Ombi

(207 words)

Author(s): Jansen-Winkeln, Karl (Berlin)
(Ὄμβοι; Ómboi). Two towns in Egypt. Their names are derived from Egyptian nbw, 'gold', possibly indicating that they were points of departure for the search for gold in the neighbouring desert regions. [German version] [1] Town in the 5th nome of Upper Egypt Egyptian Nbwt, town in the 5th nome of Upper Egypt, close to modern Ṭūḫ. Cult town of the god Seth, of whose temple little remains. As a result of the vilification of Seth, the town lost its importance after the New Kingdom. Juv. 15,33f. mentions a dispute between the residents of O. …

Ibis

(221 words)

Author(s): Jansen-Winkeln, Karl (Berlin) | Hünemörder, Christian (Hamburg)
(Egyptian hbj > Greek ἶβις; îbis). [German version] I. Egypt The ibis was considered a sacred bird (Hdt. 2, 65; 67; 75 and other ancient writers) in Egypt, where three species were found. Above all, the ‘Sacred ibis’ ( Threskiornis aethiopicus) was worshipped as the holy animal of  Thot, god of the moon and writing, and often represented. Ibis burials are known starting in the New Kingdom; in the Late Period, there were breeding colonies and animal cemeteries with mummified ibises everywhere in Egypt, particularly extensive in the chief cult centres of Thot. Jansen-Winkeln, Karl (Berlin) B…

Cat

(565 words)

Author(s): Jansen-Winkeln, Karl (Berlin) | Hünemörder, Christian (Hamburg)
[German version] I. Egypt and the Near East The cat was particularly significant in Egypt where there is evidence of it being kept as a pet from the beginning of the 2nd millennium BC at the latest; the period of its domestication, however, stretched far into the 1st millennium. The Egyptian cat used to be regarded as the precursor of the European domestic cat, but today it is assumed that the origin of the latter was the Near East: it was first mentioned in Mesopotamia [1] in the 17th cent. BC as a wil…

Egypt

(3,211 words)

Author(s): Seidlmayer, Stephan Johannes (Berlin) | Jansen-Winkeln, Karl (Berlin)
[German version] A. Introduction The country on the Nile from the 1st Cataract to the Mediterranean, Egyptian km.t, ‘the Black (Land)’, Greek Αἴγυπτος ( Aígyptos). The division of Egyptian history into ‘kingdoms’, ‘intermediate periods’ (periods of unified and divided states) and ‘dynasties’ essentially derives via Manetho from Egyptian annalists. The absolute chronology, which is based on contemporary information on dates, lists of kings and astronomical calculations, is only (more or less) firm for the late period an…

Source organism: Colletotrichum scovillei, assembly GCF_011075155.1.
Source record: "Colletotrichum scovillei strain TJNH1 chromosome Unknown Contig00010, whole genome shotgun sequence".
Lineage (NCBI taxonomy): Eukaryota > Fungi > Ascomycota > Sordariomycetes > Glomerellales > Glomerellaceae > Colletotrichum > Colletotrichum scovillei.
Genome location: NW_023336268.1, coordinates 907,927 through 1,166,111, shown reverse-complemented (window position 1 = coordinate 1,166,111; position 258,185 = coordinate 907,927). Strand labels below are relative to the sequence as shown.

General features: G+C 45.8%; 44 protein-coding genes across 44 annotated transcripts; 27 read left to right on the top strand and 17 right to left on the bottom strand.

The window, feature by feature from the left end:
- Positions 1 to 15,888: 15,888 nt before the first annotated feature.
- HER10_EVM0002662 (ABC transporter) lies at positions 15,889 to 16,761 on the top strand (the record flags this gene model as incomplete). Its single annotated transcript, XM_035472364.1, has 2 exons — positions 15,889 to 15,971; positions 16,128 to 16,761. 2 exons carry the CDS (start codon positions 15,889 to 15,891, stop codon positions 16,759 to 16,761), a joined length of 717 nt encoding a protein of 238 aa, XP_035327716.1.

Philadelphia

(469 words)

Author(s): Olshausen, Eckart (Stuttgart) | Tomaschitz, Kurt (Vienna) | Jansen-Winkeln, Karl (Berlin)
(Φιλαδέλφεια/ Philadélpheia). [German version] [1] Lydian town founded by Seleucus I This item can be found on the following maps: Christianity | Education / Culture Lydian town founded by Seleucus I (cf. SEG 35, 1985, 1170 [2. 180139; 3. no. 20]) or by Attalus [5] II Philadelphos (who definitely gave the town its name). It lay at the northeast foot of Mt. Tmolus in the fertile valley of the river Cogamis (cf. the coins in HN 655, present-day Alaşehir Çayı), a southern tributary of the Hermus, in southern Catacecaumene [1] on the …

Stele

(787 words)

Author(s): Jansen-Winkeln, Karl (Berlin) | Niemeyer, Hans Georg (Hamburg) | Neudecker, Richard (Rome)
[German version] I. Near East and Egypt Stelae are standing stone slabs with reliefs or inscriptions on one or more sides; in Egypt wooden stelae also survive. In early Mesopotamia their shape can be natural, elsewhere they usually have rounded tops, less often squared tops. From the end of the 4th millennium BC, funeral stelae were used in Egypt at or in tombs (or cenotaphs) as cult places. In the 1st millennium, funeral stelae (mostly wooden) were also placed in the burial chamber: they bear images (…